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Top 10 Concept Albums

VO: Matt Campbell
Script written by Nathan Sharp. These albums are just like a good movie...only you know, with music. Join WatchMojo.com as we count down our list of the top 10 concept albums. For this list, we're looking at concept albums that have received critical acclaim, fandom, and a lasting legacy. For those unaware, a concept album is an album that either tells a story throughout the album, or has unifying themes throughout, tying the songs together thematically. Special thanks to our users jackhammer, Progfan1969, SleapeeHed, Andreas Philippou, Raymond Leduc, Paul George Baines, Erazor251, xRespectXenon, Bubba142 and tecpaocelotl for submitting the idea on our Suggestions Page at WatchMojo.comsuggest
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Transcript
Script written by Nathan Sharp.

Top 10 Concept Albums


These albums are just like a good movie...only you know, with music. Welcome to Watchmojo.com, and today we're counting down our list of the top 10 concept albums.

For this list, we're looking at concept albums that have received critical acclaim, fandom, and a lasting legacy. For those unaware, a concept album is an album that either tells a story throughout the album, or has unifying themes throughout, tying the songs together thematically. Also, a theme has to be something complex or thought provoking, like Radiohead's "OK Computer", which means a group of love songs does not constitute a concept album. Sorry Taylor, you don't count.

#10: “Thick as a Brick” (1972)
Jethro Tull


Kicking off our list is the classic 1972 progressive rock album from Jethro Tull. The album presents a musical adaptation of an 8 year old fictional genius's poem. Of course, there is no real poem, as all the lyrics were penned by frontman Ian Anderson. Notable for including only one two-part song on the whole album, the 43 minute LP is a classic. Intended as a satire of overly-ambitious rock albums, this album proved a major success commercially and critically, even though many listeners missed the joke.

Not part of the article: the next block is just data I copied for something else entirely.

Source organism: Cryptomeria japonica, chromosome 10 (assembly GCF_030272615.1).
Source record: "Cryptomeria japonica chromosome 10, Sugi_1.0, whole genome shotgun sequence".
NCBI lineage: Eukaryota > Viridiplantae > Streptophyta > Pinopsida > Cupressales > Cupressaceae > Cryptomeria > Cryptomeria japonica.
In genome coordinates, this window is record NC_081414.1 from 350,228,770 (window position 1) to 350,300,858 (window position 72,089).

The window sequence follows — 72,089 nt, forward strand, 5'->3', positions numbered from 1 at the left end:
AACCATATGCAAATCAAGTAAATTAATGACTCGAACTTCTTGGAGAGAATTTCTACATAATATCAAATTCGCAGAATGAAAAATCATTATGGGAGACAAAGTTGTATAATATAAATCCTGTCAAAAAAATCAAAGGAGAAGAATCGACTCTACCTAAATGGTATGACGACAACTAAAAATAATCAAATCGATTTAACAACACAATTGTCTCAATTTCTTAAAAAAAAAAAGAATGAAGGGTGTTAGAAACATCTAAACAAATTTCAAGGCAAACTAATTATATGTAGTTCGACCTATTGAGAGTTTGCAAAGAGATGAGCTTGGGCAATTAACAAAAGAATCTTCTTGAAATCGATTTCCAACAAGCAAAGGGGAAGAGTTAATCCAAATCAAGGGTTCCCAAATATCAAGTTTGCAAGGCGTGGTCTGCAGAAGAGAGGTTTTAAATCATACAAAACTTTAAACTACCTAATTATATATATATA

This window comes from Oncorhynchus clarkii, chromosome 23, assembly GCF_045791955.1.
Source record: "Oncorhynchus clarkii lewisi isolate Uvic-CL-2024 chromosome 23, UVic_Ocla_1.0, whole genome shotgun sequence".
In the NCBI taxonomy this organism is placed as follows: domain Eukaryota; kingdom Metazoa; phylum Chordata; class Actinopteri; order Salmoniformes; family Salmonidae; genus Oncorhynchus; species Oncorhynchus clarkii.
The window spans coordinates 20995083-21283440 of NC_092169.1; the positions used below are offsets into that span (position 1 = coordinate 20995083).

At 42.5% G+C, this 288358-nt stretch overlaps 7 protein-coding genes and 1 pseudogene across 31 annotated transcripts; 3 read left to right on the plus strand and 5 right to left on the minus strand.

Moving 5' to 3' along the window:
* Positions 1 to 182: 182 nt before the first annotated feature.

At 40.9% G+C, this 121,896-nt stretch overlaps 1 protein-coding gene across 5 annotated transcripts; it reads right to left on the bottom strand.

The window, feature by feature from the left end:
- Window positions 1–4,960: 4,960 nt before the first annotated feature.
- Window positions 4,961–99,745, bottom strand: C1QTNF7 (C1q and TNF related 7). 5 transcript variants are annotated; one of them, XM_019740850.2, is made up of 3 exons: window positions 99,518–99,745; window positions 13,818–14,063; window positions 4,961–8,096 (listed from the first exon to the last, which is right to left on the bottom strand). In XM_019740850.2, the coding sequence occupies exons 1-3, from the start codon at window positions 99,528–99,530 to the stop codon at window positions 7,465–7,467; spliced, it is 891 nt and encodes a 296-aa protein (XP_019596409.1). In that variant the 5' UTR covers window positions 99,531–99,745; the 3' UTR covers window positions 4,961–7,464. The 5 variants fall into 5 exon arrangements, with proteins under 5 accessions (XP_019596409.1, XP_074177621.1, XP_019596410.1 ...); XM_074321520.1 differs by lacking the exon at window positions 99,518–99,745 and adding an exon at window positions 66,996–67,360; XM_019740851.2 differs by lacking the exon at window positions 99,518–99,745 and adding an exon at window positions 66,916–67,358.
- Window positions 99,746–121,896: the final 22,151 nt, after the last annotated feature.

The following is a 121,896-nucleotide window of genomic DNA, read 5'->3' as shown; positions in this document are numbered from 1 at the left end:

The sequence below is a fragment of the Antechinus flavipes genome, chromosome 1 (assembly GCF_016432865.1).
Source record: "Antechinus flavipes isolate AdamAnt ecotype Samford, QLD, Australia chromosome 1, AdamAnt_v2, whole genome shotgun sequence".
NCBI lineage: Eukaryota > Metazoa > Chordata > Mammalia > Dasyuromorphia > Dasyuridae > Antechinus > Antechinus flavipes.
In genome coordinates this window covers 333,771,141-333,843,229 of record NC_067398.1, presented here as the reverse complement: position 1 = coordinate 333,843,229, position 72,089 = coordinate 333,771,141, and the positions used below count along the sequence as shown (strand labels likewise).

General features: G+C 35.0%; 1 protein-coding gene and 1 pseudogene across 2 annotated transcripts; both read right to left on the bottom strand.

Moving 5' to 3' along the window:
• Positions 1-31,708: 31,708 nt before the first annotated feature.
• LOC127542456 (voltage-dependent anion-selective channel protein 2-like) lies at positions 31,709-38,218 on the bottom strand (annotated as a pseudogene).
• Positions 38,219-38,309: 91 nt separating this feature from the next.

#9: "De-Loused in the Comatorium" (2003)
The Mars Volta


This album was the full length debut for progressive rock band The Mars Volta, and what a debut it was. This album is a musical adaptation of a short story written by lead singer Cedric Bixler-Zavala and sound technician Jeremy Michael Ward about a man who falls into a coma after overdosing on morphine and rat poison. With Red Hot Chili Peppers' bassist Flea playing bass on the album, it became an instant success and appeared on many "best of" lists for 2003, showing that The Mars Volta would be a force to be reckoned with.

#8: "Metropolis Pt. 2: Scenes from a Memory" (1999)
Dream Theater


Yet another progressive rock entry, Dream Theater created a masterpiece with this album. Metropolis Pt. 2 is the sequel to a song on a previous record about the story of a man who discovers his past life. Heavily influenced by the 1991 film "Dead Again," and featuring some of the most complex song arrangements ever recorded, the album found its way into the heart of critics and audiences alike. Dream Theater created a classic with this 1999 album, which would go on to be voted the top progressive rock album of all time by the readers of Rolling Stone.

#7: "2112" (1976)
Rush


Hey, look, another progressive rock album! After heavy pressure from their record studio to release a radio-friendly album, Rush decided to ignore their orders and released 2112. Ironically, this would become the album that would be their breakthrough into the mainstream. The album tells the story of a man living in a dystopian society who is banished for discovering and playing music. Raw, powerful, and musically complex, it is still played live in concert to this day and is a serious fan favorite. Not too bad for three Canadian boys.

#6: "Operation: Mindcrime" (1988)
Queensrÿche